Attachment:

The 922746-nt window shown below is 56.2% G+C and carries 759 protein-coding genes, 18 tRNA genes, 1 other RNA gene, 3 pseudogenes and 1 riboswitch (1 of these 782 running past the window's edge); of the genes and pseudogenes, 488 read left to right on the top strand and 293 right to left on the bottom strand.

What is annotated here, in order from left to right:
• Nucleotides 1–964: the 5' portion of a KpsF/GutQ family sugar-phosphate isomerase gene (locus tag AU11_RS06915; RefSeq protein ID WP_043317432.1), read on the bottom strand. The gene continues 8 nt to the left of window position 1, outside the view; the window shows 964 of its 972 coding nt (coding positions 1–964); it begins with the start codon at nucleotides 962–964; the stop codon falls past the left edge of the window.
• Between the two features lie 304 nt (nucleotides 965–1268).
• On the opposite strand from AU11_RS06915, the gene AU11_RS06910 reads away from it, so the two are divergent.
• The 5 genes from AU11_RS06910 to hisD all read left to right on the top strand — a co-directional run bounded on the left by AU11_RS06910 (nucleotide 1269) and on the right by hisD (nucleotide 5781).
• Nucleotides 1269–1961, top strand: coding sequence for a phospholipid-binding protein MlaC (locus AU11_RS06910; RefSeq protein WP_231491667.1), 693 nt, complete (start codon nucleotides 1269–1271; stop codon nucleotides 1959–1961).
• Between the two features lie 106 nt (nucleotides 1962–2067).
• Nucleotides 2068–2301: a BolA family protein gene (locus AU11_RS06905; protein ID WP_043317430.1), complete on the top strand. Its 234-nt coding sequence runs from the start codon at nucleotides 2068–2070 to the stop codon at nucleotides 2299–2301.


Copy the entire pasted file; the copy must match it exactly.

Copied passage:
The 922746-nt window shown below is 56.2% G+C and carries 759 protein-coding genes, 18 tRNA genes, 1 other RNA gene, 3 pseudogenes and 1 riboswitch (1 of these 782 running past the window's edge); of the genes and pseudogenes, 488 read left to right on the top strand and 293 right to left on the bottom strand.

What is annotated here, in order from left to right:
• Nucleotides 1–964: the 5' portion of a KpsF/GutQ family sugar-phosphate isomerase gene (locus tag AU11_RS06915; RefSeq protein ID WP_043317432.1), read on the bottom strand. The gene continues 8 nt to the left of window position 1, outside the view; the window shows 964 of its 972 coding nt (coding positions 1–964); it begins with the start codon at nucleotides 962–964; the stop codon falls past the left edge of the window.
• Between the two features lie 304 nt (nucleotides 965–1268).
• On the opposite strand from AU11_RS06915, the gene AU11_RS06910 reads away from it, so the two are divergent.
• The 5 genes from AU11_RS06910 to hisD all read left to right on the top strand — a co-directional run bounded on the left by AU11_RS06910 (nucleotide 1269) and on the right by hisD (nucleotide 5781).
• Nucleotides 1269–1961, top strand: coding sequence for a phospholipid-binding protein MlaC (locus AU11_RS06910; RefSeq protein WP_231491667.1), 693 nt, complete (start codon nucleotides 1269–1271; stop codon nucleotides 1959–1961).
• Between the two features lie 106 nt (nucleotides 1962–2067).
• Nucleotides 2068–2301: a BolA family protein gene (locus AU11_RS06905; protein ID WP_043317430.1), complete on the top strand. Its 234-nt coding sequence runs from the start codon at nucleotides 2068–2070 to the stop codon at nucleotides 2299–2301.